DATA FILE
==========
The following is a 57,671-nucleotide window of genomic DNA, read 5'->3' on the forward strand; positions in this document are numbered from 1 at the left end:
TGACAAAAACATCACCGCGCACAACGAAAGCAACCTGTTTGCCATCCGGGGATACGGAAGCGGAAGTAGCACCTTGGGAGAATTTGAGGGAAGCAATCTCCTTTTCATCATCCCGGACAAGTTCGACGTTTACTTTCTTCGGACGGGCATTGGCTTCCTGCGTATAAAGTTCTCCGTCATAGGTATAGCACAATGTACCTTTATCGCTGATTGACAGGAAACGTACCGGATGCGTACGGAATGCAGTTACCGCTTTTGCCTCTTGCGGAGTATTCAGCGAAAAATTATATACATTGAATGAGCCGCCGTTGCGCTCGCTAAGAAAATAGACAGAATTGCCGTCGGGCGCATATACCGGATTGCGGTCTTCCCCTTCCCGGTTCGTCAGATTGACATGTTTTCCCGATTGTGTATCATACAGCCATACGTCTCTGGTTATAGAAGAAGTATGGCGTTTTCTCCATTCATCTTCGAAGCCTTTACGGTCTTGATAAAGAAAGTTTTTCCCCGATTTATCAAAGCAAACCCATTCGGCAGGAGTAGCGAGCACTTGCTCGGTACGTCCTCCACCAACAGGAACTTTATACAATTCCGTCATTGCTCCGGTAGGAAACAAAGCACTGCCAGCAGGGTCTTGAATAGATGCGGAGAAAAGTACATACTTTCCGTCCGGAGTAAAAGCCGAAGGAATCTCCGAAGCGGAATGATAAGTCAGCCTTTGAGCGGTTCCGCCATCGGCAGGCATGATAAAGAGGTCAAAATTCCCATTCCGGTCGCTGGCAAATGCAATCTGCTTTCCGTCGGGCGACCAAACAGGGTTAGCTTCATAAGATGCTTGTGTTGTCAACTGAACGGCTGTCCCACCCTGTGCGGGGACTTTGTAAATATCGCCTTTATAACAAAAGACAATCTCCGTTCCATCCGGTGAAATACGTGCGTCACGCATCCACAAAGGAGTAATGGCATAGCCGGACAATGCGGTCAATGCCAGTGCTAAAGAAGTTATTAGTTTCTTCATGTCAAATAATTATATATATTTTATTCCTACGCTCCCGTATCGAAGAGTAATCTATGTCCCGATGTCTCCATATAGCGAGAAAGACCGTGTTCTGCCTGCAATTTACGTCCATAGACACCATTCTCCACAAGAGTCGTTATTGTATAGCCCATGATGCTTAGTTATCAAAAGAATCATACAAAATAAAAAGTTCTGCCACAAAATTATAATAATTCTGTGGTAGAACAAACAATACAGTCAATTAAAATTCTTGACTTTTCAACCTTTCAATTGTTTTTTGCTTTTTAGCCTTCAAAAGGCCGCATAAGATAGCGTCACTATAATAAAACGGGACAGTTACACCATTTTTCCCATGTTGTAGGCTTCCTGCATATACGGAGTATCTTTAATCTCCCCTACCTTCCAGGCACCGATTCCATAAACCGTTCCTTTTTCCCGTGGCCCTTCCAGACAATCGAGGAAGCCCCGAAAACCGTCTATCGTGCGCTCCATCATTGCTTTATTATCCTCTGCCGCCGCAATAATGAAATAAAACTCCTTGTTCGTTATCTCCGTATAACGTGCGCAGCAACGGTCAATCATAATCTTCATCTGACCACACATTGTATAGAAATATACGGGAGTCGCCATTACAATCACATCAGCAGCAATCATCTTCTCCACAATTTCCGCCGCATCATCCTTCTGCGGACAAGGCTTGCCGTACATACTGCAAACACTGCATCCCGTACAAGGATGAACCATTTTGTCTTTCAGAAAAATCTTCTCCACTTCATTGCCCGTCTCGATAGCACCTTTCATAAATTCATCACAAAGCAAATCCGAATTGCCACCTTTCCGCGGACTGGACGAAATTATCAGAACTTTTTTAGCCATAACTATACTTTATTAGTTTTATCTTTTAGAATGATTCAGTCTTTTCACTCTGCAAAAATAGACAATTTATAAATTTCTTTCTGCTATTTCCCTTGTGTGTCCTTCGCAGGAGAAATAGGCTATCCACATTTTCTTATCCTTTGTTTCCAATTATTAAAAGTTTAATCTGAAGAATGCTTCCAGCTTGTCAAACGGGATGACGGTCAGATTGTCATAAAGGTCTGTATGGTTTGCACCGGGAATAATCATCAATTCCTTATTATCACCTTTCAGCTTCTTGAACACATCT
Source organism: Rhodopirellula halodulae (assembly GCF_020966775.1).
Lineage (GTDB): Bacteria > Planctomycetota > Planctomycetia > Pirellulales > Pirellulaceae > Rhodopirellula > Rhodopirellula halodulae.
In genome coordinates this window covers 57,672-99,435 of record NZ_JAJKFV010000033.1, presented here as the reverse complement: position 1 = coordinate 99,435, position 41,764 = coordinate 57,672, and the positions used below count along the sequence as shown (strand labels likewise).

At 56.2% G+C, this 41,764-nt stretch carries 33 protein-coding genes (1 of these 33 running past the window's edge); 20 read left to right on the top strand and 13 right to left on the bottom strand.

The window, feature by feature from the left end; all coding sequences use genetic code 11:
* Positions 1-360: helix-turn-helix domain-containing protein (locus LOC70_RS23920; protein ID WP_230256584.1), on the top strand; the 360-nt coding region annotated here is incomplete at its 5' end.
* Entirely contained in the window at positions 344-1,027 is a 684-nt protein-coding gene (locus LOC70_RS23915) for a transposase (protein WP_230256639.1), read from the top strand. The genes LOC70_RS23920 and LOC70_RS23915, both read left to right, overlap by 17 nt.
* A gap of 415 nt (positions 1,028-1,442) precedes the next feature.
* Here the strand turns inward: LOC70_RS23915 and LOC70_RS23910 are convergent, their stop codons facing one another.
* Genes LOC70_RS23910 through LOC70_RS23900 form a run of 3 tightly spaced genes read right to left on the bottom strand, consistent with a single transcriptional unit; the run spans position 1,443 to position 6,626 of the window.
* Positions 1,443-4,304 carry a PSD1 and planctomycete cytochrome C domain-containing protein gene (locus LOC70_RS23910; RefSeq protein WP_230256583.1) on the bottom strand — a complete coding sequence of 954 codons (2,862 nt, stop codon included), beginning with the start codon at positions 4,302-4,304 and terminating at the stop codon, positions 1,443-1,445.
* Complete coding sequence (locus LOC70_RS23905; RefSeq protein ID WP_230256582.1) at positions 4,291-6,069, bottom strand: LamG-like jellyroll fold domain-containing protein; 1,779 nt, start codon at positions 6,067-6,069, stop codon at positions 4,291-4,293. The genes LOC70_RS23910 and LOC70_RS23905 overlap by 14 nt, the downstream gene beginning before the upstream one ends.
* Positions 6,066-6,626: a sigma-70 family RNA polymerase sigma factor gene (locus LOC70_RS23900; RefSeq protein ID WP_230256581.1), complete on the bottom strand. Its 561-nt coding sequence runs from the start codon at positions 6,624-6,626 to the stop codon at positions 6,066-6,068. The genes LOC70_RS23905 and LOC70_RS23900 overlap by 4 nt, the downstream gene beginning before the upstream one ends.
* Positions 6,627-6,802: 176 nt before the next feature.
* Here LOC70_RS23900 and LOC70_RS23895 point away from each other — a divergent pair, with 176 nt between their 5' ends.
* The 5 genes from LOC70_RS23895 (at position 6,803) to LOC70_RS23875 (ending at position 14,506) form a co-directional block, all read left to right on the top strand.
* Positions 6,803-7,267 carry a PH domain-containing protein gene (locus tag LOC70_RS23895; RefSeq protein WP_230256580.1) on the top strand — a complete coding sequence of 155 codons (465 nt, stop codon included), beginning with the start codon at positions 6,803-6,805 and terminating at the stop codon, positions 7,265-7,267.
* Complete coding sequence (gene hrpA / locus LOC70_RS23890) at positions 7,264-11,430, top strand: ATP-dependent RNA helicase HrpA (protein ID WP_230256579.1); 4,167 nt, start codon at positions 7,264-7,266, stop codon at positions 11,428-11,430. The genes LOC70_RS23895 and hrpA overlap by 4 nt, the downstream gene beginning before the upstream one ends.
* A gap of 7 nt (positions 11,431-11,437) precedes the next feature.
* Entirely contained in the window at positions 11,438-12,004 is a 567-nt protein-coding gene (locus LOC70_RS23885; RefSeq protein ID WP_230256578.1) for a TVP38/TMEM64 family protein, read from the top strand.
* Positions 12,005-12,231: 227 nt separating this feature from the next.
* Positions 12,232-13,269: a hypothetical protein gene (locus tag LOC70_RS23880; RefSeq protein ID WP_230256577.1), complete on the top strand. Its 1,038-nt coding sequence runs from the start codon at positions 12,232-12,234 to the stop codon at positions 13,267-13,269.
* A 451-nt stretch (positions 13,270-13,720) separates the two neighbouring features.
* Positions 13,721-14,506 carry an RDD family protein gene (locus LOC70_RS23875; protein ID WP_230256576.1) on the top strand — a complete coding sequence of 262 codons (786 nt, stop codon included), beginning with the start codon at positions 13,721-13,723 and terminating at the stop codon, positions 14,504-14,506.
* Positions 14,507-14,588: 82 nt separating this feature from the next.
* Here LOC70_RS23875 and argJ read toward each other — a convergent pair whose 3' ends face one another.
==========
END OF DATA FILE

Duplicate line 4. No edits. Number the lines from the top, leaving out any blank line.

Lineage (GTDB): Bacteria > Planctomycetota > Planctomycetia > Pirellulales > Pirellulaceae > Rhodopirellula > Rhodopirellula halodulae.